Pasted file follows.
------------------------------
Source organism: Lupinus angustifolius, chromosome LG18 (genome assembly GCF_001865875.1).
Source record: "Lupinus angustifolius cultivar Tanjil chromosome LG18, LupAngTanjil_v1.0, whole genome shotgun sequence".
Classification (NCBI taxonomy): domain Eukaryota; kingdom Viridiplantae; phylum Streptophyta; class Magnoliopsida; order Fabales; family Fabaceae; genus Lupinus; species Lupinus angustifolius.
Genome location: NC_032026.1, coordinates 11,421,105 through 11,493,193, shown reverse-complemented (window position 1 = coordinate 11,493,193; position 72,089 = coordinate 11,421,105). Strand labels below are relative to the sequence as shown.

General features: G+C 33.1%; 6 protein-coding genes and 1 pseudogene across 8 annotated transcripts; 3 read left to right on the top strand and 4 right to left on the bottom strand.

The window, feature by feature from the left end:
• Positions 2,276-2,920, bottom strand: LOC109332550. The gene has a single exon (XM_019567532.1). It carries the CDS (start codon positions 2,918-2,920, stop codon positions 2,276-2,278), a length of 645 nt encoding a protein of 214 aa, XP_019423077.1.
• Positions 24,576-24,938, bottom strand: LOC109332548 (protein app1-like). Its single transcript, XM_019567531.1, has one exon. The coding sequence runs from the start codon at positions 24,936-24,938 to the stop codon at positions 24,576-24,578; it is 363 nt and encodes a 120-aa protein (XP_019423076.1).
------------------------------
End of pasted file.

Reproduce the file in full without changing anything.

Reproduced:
Source organism: Lupinus angustifolius, chromosome LG18 (genome assembly GCF_001865875.1).
Source record: "Lupinus angustifolius cultivar Tanjil chromosome LG18, LupAngTanjil_v1.0, whole genome shotgun sequence".
Classification (NCBI taxonomy): domain Eukaryota; kingdom Viridiplantae; phylum Streptophyta; class Magnoliopsida; order Fabales; family Fabaceae; genus Lupinus; species Lupinus angustifolius.
Genome location: NC_032026.1, coordinates 11,421,105 through 11,493,193, shown reverse-complemented (window position 1 = coordinate 11,493,193; position 72,089 = coordinate 11,421,105). Strand labels below are relative to the sequence as shown.

General features: G+C 33.1%; 6 protein-coding genes and 1 pseudogene across 8 annotated transcripts; 3 read left to right on the top strand and 4 right to left on the bottom strand.

The window, feature by feature from the left end:
• Positions 2,276-2,920, bottom strand: LOC109332550. The gene has a single exon (XM_019567532.1). It carries the CDS (start codon positions 2,918-2,920, stop codon positions 2,276-2,278), a length of 645 nt encoding a protein of 214 aa, XP_019423077.1.
• Positions 24,576-24,938, bottom strand: LOC109332548 (protein app1-like). Its single transcript, XM_019567531.1, has one exon. The coding sequence runs from the start codon at positions 24,936-24,938 to the stop codon at positions 24,576-24,578; it is 363 nt and encodes a 120-aa protein (XP_019423076.1).